Abstract
An approximate solutions of the radial Schrödinger equation was obtained under a modified Tietz–Hua potential via supersymmetric approach. The effect of the modified parameter and optimization parameter respectively on energy eigenvalues were graphically and numerically examined. The comparison of the energy eigenvalues of modified Tietz–Hua potential and the actual Tietz–Hua potential were examined. The rovibrational energy of four molecules were also presented numerically. The thermal properties of the modified Tietz–Hua potential were calculated and the effect of temperature on each of the thermal property were examined under hydrogen fluoride, hydrogen molecule and carbon (ii) oxide. The study reveals that for a very small value of the modified parameter, the energy eigenvalues of the modified Tietz–Hua potential and that of the actual Tietz–Hua potential are equivalent. Finally, the vibrational energies for Cesium molecule was calculated and compared with the observed value. The calculated results were found to be in good agreement with the observed value.
Introduction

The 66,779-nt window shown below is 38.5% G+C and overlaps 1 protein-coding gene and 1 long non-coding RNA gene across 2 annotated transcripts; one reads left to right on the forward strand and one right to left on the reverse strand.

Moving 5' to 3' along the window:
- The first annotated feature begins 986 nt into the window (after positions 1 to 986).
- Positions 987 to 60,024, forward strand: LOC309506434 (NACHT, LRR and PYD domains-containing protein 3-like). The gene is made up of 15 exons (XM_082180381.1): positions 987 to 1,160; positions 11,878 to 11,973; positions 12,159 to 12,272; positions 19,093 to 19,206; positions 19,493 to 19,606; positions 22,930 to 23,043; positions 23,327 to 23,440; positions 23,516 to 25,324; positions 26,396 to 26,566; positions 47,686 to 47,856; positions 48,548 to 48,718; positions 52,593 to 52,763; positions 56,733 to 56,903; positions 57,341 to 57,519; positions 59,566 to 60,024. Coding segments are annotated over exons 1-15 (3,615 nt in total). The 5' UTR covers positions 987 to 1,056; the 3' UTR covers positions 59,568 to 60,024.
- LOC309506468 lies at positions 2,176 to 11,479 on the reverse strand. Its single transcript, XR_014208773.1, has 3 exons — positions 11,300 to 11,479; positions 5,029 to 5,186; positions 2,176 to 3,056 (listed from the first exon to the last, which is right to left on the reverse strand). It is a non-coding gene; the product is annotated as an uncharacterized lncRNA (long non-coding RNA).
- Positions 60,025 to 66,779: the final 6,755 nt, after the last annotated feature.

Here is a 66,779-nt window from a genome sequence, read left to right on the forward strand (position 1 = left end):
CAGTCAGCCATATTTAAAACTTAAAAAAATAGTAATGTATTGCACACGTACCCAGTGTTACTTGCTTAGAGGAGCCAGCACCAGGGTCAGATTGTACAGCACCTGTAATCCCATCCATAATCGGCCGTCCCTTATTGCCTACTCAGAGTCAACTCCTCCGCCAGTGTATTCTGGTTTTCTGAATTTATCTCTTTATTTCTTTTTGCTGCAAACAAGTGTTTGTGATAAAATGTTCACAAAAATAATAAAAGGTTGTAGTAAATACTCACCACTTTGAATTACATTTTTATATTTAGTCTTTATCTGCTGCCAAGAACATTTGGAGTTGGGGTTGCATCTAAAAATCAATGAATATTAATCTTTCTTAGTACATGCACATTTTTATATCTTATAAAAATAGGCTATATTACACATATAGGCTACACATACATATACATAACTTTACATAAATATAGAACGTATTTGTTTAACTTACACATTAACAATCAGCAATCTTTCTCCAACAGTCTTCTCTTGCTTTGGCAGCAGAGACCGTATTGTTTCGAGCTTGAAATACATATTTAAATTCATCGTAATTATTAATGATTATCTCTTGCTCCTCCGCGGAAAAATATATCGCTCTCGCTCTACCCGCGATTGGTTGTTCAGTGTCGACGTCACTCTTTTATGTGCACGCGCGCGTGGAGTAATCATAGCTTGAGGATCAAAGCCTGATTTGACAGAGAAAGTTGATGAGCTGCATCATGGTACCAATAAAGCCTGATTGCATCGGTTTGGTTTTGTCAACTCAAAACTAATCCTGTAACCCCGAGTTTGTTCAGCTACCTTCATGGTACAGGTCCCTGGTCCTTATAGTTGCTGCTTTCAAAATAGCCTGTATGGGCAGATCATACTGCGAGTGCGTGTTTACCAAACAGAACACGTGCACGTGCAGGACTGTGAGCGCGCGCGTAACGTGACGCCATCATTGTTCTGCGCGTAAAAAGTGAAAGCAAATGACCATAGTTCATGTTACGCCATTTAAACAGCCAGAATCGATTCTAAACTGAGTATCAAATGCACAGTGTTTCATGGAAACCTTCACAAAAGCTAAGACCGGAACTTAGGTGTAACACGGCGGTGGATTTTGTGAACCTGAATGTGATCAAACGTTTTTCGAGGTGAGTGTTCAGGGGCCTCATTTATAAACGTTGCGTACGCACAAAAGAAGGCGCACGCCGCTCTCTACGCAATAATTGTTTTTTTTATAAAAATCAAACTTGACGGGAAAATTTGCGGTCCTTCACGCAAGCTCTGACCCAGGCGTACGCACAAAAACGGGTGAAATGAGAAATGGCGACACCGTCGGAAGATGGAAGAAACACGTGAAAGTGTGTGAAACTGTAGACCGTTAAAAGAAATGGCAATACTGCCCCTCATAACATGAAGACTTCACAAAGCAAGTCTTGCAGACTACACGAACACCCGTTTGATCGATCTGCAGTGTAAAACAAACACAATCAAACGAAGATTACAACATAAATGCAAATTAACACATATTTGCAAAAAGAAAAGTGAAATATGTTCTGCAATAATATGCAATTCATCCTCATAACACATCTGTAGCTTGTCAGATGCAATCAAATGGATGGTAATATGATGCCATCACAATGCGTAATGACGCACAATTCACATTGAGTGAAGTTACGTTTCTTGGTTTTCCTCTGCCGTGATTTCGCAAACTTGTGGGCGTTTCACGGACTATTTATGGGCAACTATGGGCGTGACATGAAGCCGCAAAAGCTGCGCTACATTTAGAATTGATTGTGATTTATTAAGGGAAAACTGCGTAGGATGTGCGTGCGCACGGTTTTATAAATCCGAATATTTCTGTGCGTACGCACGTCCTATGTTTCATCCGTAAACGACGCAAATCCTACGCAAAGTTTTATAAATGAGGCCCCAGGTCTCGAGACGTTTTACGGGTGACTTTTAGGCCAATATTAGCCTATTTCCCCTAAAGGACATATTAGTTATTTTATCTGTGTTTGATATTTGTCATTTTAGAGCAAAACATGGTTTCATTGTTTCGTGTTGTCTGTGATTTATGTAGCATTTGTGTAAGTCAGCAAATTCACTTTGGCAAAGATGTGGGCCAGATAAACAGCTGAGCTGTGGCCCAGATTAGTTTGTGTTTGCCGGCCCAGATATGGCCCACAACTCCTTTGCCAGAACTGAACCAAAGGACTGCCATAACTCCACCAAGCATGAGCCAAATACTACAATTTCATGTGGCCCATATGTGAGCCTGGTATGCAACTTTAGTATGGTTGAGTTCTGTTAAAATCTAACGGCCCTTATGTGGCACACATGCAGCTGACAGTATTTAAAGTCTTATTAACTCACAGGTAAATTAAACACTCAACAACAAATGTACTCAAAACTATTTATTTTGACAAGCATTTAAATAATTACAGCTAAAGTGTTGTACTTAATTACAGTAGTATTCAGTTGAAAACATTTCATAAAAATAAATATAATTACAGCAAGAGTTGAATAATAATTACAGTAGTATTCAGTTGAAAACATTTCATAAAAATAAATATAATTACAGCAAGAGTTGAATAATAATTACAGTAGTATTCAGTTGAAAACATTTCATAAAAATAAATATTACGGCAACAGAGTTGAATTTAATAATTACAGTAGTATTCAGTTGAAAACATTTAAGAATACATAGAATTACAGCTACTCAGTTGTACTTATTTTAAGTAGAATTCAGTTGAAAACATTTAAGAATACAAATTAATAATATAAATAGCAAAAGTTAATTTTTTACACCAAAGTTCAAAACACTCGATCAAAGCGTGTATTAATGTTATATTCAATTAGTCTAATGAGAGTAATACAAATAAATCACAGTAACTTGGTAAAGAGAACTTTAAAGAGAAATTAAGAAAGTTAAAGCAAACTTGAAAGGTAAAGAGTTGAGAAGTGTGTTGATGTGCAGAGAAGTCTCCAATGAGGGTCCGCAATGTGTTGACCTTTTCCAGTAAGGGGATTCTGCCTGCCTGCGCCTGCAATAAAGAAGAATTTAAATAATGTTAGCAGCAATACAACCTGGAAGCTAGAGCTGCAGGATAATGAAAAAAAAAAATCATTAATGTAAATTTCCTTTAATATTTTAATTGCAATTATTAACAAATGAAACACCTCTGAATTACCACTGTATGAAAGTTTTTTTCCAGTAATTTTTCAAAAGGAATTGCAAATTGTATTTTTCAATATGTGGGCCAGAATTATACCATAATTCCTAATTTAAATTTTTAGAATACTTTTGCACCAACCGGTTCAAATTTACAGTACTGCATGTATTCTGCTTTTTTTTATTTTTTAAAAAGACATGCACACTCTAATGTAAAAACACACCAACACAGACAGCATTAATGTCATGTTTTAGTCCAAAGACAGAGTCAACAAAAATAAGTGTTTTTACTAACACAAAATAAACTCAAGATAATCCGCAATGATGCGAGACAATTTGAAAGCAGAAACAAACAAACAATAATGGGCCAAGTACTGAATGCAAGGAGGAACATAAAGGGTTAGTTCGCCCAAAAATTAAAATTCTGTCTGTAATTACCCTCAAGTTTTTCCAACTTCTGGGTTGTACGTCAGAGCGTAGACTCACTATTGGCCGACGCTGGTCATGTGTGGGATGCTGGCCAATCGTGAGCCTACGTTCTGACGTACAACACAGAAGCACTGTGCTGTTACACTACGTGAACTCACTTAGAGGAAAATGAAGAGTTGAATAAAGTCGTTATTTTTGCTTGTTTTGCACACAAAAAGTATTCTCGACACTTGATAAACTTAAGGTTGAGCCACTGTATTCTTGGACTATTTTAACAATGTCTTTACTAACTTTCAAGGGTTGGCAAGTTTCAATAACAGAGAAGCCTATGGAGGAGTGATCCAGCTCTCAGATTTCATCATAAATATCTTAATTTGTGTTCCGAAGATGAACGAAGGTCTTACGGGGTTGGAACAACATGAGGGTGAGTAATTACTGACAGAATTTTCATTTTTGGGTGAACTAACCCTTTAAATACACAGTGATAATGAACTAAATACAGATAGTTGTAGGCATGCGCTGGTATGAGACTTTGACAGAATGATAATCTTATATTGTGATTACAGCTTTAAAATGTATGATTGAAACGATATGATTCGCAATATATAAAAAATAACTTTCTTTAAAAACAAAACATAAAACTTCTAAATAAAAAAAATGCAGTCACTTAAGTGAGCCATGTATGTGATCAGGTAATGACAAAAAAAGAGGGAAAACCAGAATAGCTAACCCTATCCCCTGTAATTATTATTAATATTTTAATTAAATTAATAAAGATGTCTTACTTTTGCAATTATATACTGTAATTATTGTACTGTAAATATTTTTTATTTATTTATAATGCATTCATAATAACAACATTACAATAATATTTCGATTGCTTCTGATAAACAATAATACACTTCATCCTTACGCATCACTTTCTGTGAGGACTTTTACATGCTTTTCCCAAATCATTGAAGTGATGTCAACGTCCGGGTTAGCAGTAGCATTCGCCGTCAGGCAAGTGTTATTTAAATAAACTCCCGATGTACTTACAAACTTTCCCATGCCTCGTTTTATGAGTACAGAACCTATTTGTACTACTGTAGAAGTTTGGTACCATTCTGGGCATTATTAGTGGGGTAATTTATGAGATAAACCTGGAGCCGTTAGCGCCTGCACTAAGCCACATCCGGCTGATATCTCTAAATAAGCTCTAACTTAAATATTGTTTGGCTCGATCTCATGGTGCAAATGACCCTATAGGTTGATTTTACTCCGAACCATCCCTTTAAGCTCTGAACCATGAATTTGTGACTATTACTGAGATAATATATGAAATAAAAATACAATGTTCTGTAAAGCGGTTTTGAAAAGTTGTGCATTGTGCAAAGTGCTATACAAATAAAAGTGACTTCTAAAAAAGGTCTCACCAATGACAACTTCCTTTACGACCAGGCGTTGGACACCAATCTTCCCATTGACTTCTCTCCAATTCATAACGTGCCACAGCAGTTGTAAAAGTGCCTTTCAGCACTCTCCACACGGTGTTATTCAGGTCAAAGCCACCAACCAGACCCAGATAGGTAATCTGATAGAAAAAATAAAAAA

The study of any physical problem in quantum mechanics simply means finding the solution of secondorder differential equation such as the Schrodinger wave equation that describes nonrelativistic spinless particles and quantum–mechanical phenomena which dictates the dynamics of a quantum system. The solutions of this equation gives eigenvalues and eigenfunctions of the nonrelativistic quantum system^{1,2,3,4}. This solution is analytically exact and is limited to certain problems of spatial coordinate problems^{5,6,7}. In most of the recent studies, the Schrödinger wave equation is used to describe the rotationvibrational energies and the wave functions for diatomic molecules with diatomic molecule potential energy models. The expressions for the rotationvibrational energy spectra and the wave functions for diatomic molecules play an important role in many areas, such as the calculations of rotational constants and centrifugal distortion constants^{8}, computations of transition dipole matrix elements^{9}, and calculations of thermal properties^{10,11,12}, etc. The diatomic molecular potential energy function have applications in chemical physics and molecular physics as they provide the most compact way to summarize what is known about a molecule. Among the diatomic molecular potential energy function includes the generalized Morse potential, the Tietz potential, the FrostMusulin potential, the Wei potential, the Morse potential, Rosen–Morse potential, the Tietz–Hua molecular potential and others. These potential models have received certain reports either in the relativistic regime or nonrelativistic regime. The Tietz–Hua molecular potential function for instance, was studied by Falaye et al.^{13} under the nonrelativistic and relativistic regime. These author calculated Fisher information entropy and some expectation values of the potential. The Tietz–Hua molecular potential function was also studied under Feinberg Horodecki equation by Ojonubah and Onate^{14}. The explicit quantized momentum and the corresponding wave functions were deeply calculated. In one of the papers of Onate et al.^{15}, the Tietz–Hua potential was modified and studied under the nonrelativistic regime. The solutions of the nonrelativistic equation was used to study Shannon entropy and information energy. The effect of the optimization parameter on energy and Shannon entropy were studied in detail. The authors failed to critically examined the relationship between the actual Tietz–Hua potential and the modified Tietz–Hua potential. They also failed to examine the effect of the modified parameter on energy. This gives an insight for another study on the potential.